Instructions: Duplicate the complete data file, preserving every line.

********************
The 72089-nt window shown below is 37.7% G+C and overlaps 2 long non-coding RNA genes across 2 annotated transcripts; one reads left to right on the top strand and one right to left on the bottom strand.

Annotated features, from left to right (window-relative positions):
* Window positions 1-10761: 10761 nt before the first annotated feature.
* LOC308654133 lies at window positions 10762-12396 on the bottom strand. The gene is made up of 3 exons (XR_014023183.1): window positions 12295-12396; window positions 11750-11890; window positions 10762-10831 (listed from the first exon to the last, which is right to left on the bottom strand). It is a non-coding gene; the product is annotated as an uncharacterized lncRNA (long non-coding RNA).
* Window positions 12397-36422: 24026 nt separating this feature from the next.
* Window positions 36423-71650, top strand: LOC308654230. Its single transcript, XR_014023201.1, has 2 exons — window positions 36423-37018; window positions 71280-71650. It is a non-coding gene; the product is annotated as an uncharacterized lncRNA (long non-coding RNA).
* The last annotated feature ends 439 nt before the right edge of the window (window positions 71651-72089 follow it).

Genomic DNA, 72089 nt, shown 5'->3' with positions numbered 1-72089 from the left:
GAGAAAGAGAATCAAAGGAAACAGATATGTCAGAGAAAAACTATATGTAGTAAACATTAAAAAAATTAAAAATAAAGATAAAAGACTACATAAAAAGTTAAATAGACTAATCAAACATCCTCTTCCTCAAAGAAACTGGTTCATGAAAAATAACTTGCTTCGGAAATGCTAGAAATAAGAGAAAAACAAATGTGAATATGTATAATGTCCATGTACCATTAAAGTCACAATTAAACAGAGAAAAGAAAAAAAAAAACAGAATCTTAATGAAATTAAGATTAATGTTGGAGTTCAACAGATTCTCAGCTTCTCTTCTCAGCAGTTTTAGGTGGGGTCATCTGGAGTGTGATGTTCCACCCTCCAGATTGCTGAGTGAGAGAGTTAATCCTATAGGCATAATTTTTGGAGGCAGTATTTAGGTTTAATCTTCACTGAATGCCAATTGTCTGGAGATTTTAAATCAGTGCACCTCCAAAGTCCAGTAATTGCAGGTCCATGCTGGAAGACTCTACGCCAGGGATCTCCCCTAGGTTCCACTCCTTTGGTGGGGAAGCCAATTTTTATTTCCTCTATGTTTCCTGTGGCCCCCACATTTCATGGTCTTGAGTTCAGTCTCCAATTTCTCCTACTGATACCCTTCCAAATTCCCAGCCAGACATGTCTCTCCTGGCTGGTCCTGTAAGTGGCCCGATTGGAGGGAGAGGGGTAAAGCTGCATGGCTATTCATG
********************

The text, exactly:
The 72089-nt window shown below is 37.7% G+C and overlaps 2 long non-coding RNA genes across 2 annotated transcripts; one reads left to right on the top strand and one right to left on the bottom strand.

Annotated features, from left to right (window-relative positions):
* Window positions 1-10761: 10761 nt before the first annotated feature.
* LOC308654133 lies at window positions 10762-12396 on the bottom strand. The gene is made up of 3 exons (XR_014023183.1): window positions 12295-12396; window positions 11750-11890; window positions 10762-10831 (listed from the first exon to the last, which is right to left on the bottom strand). It is a non-coding gene; the product is annotated as an uncharacterized lncRNA (long non-coding RNA).
* Window positions 12397-36422: 24026 nt separating this feature from the next.
* Window positions 36423-71650, top strand: LOC308654230. Its single transcript, XR_014023201.1, has 2 exons — window positions 36423-37018; window positions 71280-71650. It is a non-coding gene; the product is annotated as an uncharacterized lncRNA (long non-coding RNA).
* The last annotated feature ends 439 nt before the right edge of the window (window positions 71651-72089 follow it).

Genomic DNA, 72089 nt, shown 5'->3' with positions numbered 1-72089 from the left:
GAGAAAGAGAATCAAAGGAAACAGATATGTCAGAGAAAAACTATATGTAGTAAACATTAAAAAAATTAAAAATAAAGATAAAAGACTACATAAAAAGTTAAATAGACTAATCAAACATCCTCTTCCTCAAAGAAACTGGTTCATGAAAAATAACTTGCTTCGGAAATGCTAGAAATAAGAGAAAAACAAATGTGAATATGTATAATGTCCATGTACCATTAAAGTCACAATTAAACAGAGAAAAGAAAAAAAAAAACAGAATCTTAATGAAATTAAGATTAATGTTGGAGTTCAACAGATTCTCAGCTTCTCTTCTCAGCAGTTTTAGGTGGGGTCATCTGGAGTGTGATGTTCCACCCTCCAGATTGCTGAGTGAGAGAGTTAATCCTATAGGCATAATTTTTGGAGGCAGTATTTAGGTTTAATCTTCACTGAATGCCAATTGTCTGGAGATTTTAAATCAGTGCACCTCCAAAGTCCAGTAATTGCAGGTCCATGCTGGAAGACTCTACGCCAGGGATCTCCCCTAGGTTCCACTCCTTTGGTGGGGAAGCCAATTTTTATTTCCTCTATGTTTCCTGTGGCCCCCACATTTCATGGTCTTGAGTTCAGTCTCCAATTTCTCCTACTGATACCCTTCCAAATTCCCAGCCAGACATGTCTCTCCTGGCTGGTCCTGTAAGTGGCCCGATTGGAGGGAGAGGGGTAAAGCTGCATGGCTATTCATG